Hadoop Developer Training – Day 2

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Help ButtonYesterday I completed the second day of Cloudera Developer Training for Apache Hadoop. While the first day focused on Hadoop core technology like HDFS, the second day was all about MapReduce. That means it was the day that whole ‘developer’ thing was thrown into sharp relief.

I’ve been a DBA for most of my career, but I believe I still think like a developer in a lot of ways. In fact, when it came to Hadoop I specifically decided to take the Developer course because I figured it would make me more uncomfortable, provide a greater challenge, and teach me more things that I would have a harder time learning on my own.

Hey awesome, I was right! Definite discomfort. But therein lies salvation.

Since I’m a fan of summaries and tidbits, I’m going to stick with yesterday’s Day 1 summary and detail three things I learned during Day 2.

I Don’t Like Java

Okay, this isn’t about the class as much as it is me. But I am not a Java fan. Part of the problem (and this is me being honest here) is that I don’t know it very well. That always leads to a rougher experience. But even the things I knew pretty well were fairly annoying just by virtue of it being Java. Unit testing with MRUnit was a real brain-fryer (I’m a DBA, we do all our testing in production anyways, right guys?). But…

Nothing in the world is worth having or worth doing unless it means effort, pain, difficulty… I have never in my life envied a human being who led an easy life. I have envied a great many people who led difficult lives and led them well. – Theodore Roosevelt

That testing in production thing was a joke by the way. Don’t do that.

So Java it is for now. However, I plan to make a good effort after class to learn Hive, Pig, and try using Hadoop Streaming to write MapReduce code in Python or other languages. From what I understand, most MapReduce developers use one of these options. If you have any insight on that I’d love to hear it in the comments. Hive provides options to run HiveQL (a lot like SQL) queries straight against parsed views of your files stored on HDFS. Pig provides a language (PigLatin) to write your own data flows. Both of these options transform into MapReduce code on the Hadoop side of things. Python is just so I can sit at the cool kids table. I’d consider Ruby but I’m just not that cool.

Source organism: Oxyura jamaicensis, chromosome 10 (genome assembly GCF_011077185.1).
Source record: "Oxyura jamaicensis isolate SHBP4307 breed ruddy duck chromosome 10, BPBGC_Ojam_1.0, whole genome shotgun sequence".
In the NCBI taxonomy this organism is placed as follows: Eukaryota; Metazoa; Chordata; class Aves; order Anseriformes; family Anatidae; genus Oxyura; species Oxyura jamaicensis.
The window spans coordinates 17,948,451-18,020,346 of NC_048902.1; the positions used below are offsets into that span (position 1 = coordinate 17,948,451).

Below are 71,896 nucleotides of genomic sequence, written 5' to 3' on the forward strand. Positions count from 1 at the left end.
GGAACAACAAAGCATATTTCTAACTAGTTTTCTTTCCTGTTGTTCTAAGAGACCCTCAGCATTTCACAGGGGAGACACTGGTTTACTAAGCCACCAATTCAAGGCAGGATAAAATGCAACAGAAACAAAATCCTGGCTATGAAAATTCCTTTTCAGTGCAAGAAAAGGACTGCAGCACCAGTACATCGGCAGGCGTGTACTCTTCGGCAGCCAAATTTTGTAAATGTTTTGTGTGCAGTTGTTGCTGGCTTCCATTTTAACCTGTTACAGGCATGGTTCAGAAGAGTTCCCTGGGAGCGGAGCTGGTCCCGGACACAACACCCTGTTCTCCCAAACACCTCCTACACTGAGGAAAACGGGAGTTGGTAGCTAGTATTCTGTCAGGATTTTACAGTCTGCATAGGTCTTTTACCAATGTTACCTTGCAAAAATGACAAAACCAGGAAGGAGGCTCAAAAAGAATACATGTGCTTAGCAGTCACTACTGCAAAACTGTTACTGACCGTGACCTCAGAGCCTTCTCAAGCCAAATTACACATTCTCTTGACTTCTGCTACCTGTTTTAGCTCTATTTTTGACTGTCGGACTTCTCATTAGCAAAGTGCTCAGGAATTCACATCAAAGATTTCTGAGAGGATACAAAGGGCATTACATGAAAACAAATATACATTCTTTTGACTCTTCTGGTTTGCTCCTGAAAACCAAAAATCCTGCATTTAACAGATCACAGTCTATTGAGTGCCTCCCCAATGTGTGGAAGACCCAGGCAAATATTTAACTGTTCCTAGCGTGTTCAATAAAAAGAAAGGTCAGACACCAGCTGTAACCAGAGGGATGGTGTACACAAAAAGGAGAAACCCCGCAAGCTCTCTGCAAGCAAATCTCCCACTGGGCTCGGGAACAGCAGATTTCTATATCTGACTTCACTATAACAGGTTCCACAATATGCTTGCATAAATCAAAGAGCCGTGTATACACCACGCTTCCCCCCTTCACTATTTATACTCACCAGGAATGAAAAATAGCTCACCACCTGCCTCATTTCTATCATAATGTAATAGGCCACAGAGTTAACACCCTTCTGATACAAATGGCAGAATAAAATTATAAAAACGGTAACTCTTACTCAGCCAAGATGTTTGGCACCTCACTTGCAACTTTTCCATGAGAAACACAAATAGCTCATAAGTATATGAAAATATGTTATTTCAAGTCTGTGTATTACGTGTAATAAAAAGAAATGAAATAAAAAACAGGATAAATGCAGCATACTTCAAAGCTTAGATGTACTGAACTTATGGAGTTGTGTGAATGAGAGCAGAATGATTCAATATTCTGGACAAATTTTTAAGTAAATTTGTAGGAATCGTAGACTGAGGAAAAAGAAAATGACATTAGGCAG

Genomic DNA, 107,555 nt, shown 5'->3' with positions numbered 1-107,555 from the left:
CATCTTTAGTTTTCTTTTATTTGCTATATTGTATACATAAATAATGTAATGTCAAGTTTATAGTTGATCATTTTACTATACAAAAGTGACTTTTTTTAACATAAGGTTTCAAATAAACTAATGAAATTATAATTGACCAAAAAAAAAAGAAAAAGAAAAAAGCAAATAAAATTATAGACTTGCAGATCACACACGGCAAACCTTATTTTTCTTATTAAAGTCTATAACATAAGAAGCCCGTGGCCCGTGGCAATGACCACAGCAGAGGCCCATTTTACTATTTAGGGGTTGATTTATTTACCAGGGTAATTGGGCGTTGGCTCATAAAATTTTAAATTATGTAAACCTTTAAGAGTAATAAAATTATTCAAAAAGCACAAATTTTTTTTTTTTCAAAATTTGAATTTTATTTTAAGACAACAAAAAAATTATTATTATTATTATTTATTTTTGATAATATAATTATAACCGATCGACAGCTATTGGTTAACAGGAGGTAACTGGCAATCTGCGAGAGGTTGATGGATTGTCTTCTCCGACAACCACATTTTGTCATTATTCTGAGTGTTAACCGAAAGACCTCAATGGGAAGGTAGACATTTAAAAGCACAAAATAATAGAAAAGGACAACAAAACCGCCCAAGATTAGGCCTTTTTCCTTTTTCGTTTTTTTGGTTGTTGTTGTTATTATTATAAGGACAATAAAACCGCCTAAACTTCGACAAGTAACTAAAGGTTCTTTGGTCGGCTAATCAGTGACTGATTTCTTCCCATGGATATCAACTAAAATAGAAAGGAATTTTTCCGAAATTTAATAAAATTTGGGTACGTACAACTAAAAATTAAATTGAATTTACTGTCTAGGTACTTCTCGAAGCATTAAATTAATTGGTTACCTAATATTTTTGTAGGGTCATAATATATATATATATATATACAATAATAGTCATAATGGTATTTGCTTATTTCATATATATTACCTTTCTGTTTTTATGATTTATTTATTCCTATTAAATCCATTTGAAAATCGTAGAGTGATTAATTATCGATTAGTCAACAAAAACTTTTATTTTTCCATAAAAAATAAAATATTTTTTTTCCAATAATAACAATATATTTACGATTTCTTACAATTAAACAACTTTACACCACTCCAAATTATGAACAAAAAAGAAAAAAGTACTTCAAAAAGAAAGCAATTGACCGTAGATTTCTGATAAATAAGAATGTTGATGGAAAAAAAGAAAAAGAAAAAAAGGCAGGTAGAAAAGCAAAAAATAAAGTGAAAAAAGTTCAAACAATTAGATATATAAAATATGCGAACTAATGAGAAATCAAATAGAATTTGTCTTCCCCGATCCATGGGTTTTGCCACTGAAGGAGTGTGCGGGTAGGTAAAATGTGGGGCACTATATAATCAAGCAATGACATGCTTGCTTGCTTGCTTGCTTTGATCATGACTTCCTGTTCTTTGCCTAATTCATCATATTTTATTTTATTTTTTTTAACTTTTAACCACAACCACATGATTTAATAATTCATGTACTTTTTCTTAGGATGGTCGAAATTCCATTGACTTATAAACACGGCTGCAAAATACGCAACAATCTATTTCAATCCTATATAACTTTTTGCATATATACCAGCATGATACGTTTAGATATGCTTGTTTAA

MapReduce sounds better than MapCombinePartitionSortShuffleReduce.

Thanks to my pitiful experience with MapReduce on MongoDB, I was of the impression that Hadoop querying had two parts: Map and Reduce. However, it turns out there’s a lot more:

  • Mappers to take in the original data from HDFS and perform your parsing and calculations
  • Combiners which run in-mapper as a mini-reduce to pre-aggregate some data (yet may or may not run)
  • Partitioners which decide how data will be distributed to the reducers
  • Sort and Shuffle, the phase where MapReduce sorts all the data emitted from the Mappers by key then shuffles it into merged lists (by key) for the Reducers
  • Reducers which perform final aggregation if necessary. Reducers are totally optional, just as a SQL query without a GROUP BY is optional.